If you, like me, have been pondering the rise of the “unaffiliated” in American religious life, then here’s something to consider. Michelle Boorstein writes in The Washington Post about the increasing number of people who graduate from seminary but do not intend to pastor a church. According to the Association of Theological Schools, about 41 percent of master’s of divinity graduates expect to pursue full-time church ministry, down from 52 percent in 2001 and from 90-something percent a few decades ago. It seems that skepticism about religious institutions has broadened the concept of ministry. I suspect skepticism about the value of institutions of higher education and the tracks they lay out for us also plays a part.
“Millennials really think people my age have screwed it up,” said Shaun Casey, founder of the new urban-ministry program at Wesley, where 65 percent of graduates go on to full-time church ministry compared with 85 percent 20 years ago.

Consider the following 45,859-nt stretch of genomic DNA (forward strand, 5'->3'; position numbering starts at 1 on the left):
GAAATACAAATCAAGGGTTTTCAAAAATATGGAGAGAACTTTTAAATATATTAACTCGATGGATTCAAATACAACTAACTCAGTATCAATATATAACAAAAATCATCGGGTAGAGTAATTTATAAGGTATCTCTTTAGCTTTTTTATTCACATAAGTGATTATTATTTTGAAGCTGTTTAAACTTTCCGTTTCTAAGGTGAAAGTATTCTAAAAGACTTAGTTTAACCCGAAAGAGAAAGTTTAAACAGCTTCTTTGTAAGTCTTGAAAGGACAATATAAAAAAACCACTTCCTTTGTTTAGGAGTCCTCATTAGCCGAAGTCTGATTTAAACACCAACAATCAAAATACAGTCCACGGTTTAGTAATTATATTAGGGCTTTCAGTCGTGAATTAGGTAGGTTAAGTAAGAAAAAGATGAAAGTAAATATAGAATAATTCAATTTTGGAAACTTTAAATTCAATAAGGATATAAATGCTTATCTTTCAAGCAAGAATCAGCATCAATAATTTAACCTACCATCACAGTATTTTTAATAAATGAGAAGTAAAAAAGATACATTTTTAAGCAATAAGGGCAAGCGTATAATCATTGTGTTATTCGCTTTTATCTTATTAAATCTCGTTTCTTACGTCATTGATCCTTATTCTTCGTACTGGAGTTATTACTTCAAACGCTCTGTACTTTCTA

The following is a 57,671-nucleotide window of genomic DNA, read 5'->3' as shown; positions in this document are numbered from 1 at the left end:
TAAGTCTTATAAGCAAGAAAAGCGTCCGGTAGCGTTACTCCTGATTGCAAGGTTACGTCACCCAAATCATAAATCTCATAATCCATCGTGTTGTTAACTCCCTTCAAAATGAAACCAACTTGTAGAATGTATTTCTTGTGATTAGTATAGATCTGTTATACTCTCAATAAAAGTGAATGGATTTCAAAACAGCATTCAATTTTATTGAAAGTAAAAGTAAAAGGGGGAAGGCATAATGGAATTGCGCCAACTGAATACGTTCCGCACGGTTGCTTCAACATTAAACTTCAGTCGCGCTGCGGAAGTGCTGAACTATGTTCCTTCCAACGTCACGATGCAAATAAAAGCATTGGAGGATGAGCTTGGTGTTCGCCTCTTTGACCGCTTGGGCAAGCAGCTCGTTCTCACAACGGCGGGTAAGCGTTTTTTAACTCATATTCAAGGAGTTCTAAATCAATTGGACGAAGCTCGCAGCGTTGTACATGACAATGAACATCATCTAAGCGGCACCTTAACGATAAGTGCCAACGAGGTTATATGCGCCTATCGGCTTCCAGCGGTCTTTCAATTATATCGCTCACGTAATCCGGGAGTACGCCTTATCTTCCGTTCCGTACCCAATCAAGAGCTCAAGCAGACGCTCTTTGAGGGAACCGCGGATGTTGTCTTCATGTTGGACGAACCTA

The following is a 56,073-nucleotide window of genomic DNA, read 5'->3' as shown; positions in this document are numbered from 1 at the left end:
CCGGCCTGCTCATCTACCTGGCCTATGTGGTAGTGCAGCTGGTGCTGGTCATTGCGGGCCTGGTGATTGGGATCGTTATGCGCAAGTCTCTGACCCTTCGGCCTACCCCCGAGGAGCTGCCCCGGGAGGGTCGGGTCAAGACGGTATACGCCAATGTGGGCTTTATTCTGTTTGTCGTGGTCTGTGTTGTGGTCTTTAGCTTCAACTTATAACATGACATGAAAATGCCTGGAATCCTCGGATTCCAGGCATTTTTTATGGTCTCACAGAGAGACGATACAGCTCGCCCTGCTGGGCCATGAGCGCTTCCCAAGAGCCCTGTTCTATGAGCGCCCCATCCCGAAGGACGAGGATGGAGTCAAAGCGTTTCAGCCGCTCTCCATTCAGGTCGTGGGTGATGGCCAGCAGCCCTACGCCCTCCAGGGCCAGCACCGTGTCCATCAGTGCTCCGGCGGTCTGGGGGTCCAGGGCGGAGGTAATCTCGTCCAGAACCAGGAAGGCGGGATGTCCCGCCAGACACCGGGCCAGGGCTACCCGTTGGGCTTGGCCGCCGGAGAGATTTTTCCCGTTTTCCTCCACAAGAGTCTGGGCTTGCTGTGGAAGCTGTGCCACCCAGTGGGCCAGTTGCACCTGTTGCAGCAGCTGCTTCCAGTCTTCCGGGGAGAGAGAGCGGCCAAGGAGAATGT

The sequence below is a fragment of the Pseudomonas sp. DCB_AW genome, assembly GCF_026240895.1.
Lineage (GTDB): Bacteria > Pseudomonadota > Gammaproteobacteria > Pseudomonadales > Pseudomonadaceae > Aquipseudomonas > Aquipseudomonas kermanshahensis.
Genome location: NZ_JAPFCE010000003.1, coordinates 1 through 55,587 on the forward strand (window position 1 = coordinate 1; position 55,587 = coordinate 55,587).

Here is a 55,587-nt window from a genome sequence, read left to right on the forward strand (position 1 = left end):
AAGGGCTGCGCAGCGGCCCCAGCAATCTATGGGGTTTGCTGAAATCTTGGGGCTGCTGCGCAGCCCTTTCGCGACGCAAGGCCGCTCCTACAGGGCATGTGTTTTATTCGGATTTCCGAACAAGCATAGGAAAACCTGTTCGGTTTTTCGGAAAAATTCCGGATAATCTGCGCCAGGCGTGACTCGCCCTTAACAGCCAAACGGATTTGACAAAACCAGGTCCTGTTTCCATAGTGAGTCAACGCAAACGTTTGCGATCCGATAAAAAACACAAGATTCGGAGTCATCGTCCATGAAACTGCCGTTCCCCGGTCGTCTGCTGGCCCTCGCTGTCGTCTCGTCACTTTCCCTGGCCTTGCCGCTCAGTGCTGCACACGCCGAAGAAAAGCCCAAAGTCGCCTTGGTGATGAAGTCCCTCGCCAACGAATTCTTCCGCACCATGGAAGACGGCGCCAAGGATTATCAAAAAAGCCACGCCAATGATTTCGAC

“They look at the institutional church and say, ‘I’m happy to change the world with the church’s help, but if the institutional church gets in my way or makes it harder, I’ll join [a nongovernmental organization] or nonprofit.’ There’s a fair amount of impatience with institutional bureaucracies.”
If you have a minute, go read the article. It’s not just about education, it’s about the future leadership of the Church and how the Church will be situated within society. It’s about being faithful to God’s call in a changing world.